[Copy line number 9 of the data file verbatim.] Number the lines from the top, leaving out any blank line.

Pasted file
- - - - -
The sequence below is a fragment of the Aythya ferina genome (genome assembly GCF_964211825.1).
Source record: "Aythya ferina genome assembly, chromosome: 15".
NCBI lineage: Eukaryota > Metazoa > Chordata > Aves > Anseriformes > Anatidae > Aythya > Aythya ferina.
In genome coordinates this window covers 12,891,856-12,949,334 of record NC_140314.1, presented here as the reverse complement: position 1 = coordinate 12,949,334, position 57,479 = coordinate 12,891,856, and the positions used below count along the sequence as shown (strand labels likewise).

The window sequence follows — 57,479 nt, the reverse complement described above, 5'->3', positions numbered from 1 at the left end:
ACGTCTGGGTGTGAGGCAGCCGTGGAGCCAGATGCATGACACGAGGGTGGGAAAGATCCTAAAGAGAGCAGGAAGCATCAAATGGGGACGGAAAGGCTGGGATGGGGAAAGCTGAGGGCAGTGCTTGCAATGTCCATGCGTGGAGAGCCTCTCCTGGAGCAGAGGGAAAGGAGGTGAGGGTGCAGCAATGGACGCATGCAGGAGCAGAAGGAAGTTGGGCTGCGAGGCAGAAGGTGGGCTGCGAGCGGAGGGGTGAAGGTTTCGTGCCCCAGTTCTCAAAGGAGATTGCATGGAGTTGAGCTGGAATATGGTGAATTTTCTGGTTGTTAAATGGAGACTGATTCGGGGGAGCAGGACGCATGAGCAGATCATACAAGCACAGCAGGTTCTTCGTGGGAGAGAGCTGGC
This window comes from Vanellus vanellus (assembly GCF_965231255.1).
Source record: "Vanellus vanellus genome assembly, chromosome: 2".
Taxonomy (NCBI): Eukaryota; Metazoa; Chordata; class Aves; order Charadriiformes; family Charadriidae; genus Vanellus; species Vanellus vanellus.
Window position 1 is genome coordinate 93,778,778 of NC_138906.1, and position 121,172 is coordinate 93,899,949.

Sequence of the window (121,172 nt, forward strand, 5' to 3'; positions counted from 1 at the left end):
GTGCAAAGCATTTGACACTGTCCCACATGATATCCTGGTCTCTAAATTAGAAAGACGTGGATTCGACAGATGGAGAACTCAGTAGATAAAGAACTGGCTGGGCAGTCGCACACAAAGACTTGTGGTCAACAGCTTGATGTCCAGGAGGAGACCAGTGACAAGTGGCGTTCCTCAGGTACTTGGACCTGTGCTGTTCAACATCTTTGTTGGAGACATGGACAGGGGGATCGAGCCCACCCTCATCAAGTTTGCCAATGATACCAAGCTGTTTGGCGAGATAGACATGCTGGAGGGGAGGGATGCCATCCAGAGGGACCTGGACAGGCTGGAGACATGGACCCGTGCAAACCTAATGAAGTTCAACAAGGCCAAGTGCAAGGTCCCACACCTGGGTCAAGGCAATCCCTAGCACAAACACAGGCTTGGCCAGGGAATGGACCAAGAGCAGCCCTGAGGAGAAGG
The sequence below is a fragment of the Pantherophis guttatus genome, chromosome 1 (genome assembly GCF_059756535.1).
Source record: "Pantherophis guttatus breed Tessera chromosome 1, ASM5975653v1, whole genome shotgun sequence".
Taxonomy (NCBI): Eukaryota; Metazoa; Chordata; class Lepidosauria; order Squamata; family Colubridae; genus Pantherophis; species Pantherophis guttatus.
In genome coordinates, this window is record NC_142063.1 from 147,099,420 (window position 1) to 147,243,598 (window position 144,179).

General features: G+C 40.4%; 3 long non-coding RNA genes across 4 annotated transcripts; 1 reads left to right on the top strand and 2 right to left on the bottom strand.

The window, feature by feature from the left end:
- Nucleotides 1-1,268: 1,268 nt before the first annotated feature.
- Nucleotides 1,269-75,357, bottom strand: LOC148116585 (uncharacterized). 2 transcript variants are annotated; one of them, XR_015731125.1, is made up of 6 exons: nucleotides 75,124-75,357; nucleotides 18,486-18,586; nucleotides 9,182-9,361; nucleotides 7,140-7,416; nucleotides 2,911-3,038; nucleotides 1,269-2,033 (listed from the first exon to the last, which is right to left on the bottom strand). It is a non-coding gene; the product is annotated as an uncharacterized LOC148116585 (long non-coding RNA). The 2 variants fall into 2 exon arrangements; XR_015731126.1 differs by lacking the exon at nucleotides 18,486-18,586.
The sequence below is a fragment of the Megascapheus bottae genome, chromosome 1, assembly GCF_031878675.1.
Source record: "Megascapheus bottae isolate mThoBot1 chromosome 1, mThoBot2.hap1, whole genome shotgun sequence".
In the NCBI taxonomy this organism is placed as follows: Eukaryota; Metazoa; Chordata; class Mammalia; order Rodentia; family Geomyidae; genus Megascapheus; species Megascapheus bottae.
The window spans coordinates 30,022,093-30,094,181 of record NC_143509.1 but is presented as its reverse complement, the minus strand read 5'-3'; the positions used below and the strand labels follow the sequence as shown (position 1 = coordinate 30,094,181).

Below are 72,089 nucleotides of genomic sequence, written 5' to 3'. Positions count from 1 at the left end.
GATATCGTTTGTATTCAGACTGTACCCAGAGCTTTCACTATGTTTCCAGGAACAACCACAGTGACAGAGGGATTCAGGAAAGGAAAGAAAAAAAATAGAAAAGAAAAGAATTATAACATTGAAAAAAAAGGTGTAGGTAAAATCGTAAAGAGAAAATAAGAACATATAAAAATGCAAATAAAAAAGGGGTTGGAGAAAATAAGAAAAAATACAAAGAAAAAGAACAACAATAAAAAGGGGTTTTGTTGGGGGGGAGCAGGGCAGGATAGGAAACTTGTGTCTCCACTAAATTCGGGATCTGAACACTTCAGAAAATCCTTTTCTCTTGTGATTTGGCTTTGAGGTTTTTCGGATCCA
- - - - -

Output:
Taxonomy (NCBI): Eukaryota; Metazoa; Chordata; class Aves; order Charadriiformes; family Charadriidae; genus Vanellus; species Vanellus vanellus.